Apple has issued a statement in the Wall Street journal criticizing a study conducted by the University of Utah for the American Automobile Association in October that rated Apple’s Siri (and other naturalistic voice-command virtual assistants by proxy) as “the most” distracting in-car task compared to just driving, adjusting the car’s radio or temperature, or using built-in car navigation or infotainment systems. In its response, Apple points out some serious flaws in the study, including the fact that it deliberately avoided using the driving-specific Siri Eyes Free or CarPlay options.
The study rated driver tasks that used built-in systems such as adjusting the radio, but compared voice systems by having drivers hold the smartphone and use the phone’s native voice assistant (Siri was the only tested system of this nature, but was intended as a “stand-in” for others like Microsoft’s Cortana on Windows 8 phones). The method used to test only voice-assistant smartphone use is patently illegal in many states, and ignored any built-in car integration with Siri or other systems.
The revelation would seem to confirm early criticism of the study that AAA’s Foundation for Traffic Safety, which paid for the study, has a long history of being opposed to any form of driver distraction at all, going back to the introduction of car audio systems — and that it deliberately slanted the latest study to ignore the safety recommendations of voice-assistant makers like Apple and paint the technology in the worst possible light.
“CarPlay and Siri Eyes Free intuitively use your vehicle’s native controls, so you don’t need to pick-up and look at your phone while driving,” Apple said in its response to the Wall Street Journal, which broke the original story. “These experiences are tailored so you only have access to iPhone apps that are optimized for the car and make sense for an in-vehicle experience.”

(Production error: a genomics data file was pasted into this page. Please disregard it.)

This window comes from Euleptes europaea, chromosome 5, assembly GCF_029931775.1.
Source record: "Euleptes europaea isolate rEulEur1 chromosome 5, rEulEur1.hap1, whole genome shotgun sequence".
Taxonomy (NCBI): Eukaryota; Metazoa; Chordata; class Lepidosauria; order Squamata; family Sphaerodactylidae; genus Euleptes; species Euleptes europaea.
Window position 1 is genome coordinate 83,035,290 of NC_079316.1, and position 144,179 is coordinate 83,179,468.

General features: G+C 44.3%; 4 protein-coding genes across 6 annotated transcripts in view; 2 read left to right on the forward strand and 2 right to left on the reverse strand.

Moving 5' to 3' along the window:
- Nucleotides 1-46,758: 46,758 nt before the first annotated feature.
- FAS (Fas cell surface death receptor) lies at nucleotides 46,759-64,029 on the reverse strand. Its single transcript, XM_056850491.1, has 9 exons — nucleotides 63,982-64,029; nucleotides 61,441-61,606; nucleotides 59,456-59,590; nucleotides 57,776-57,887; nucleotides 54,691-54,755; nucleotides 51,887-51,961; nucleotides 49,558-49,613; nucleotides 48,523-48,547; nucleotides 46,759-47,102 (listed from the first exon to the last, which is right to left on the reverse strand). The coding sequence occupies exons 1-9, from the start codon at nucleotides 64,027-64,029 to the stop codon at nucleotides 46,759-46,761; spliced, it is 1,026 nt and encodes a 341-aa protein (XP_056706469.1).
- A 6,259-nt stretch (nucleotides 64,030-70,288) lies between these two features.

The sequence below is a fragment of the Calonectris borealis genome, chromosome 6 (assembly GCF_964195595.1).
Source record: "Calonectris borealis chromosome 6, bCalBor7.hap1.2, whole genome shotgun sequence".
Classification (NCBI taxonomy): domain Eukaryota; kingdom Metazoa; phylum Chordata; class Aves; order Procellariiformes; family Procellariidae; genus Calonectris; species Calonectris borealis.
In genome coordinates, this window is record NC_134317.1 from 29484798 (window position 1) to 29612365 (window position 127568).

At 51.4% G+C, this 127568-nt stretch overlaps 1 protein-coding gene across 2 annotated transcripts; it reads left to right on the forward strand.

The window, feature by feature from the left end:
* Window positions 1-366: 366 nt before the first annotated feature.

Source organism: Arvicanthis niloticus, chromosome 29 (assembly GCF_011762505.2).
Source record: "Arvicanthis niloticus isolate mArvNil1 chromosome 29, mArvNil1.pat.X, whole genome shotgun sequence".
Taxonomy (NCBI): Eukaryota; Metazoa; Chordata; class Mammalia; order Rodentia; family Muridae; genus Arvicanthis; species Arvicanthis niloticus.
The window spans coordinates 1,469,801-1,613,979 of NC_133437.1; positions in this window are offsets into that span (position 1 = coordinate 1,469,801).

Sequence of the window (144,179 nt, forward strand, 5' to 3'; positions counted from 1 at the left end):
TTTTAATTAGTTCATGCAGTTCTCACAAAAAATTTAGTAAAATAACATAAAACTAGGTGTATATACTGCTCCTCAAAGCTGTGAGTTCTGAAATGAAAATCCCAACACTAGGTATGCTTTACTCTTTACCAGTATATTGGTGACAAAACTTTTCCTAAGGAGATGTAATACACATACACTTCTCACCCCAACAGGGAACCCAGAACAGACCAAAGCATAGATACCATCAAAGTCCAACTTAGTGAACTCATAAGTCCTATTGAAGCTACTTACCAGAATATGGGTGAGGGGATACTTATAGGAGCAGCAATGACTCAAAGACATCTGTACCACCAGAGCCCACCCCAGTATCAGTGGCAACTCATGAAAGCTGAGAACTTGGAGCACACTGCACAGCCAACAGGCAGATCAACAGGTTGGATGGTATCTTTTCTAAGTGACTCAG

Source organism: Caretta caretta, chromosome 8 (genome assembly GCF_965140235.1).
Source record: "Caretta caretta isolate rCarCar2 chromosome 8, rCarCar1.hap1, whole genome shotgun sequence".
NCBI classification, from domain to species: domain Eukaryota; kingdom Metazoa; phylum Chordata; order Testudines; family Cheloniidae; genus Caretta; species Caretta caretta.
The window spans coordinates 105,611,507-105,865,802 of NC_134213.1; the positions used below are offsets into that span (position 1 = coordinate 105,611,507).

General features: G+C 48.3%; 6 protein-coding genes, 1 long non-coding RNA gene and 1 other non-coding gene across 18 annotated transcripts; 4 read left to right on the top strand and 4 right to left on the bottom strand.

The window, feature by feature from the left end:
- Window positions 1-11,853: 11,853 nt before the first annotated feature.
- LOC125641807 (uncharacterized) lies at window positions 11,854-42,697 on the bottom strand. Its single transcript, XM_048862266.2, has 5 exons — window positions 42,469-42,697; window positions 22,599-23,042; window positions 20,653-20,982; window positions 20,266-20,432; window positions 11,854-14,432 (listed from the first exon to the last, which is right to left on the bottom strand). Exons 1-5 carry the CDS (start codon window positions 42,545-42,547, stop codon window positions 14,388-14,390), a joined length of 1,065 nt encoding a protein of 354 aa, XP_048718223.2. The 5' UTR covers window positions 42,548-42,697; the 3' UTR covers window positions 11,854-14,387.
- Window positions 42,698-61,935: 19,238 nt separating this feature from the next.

Apple’s statement did not challenge, however, the overall conclusion found in a number of studies that natural-voice systems can be distracting. Because Cortana, Google Now, Siri and other natural-voice programs can often misunderstand drivers and be difficult to correct, the more primitive limited-voice command systems can actually be more reliable, though they generally have a far more limited range of abilities.
That said, studies outside the AAA one found that voice command of infotainment systems is generally safer than operating controls manually — the opposite of the AAA study. Anything other than silent concentration on driving alone — even just listening to music — is considered more distracting, but the issue becomes a question of degree. While there is little disagreement that voice-control assistants could be and likely will be made more reliable going forward, the AAA FTS study appears to be nearly worthless, since it did not test voice assistants when they are integrated into the car’s existing systems — a factor that could make a major difference on how distracting the system is.
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Source: MacNN via Telematics News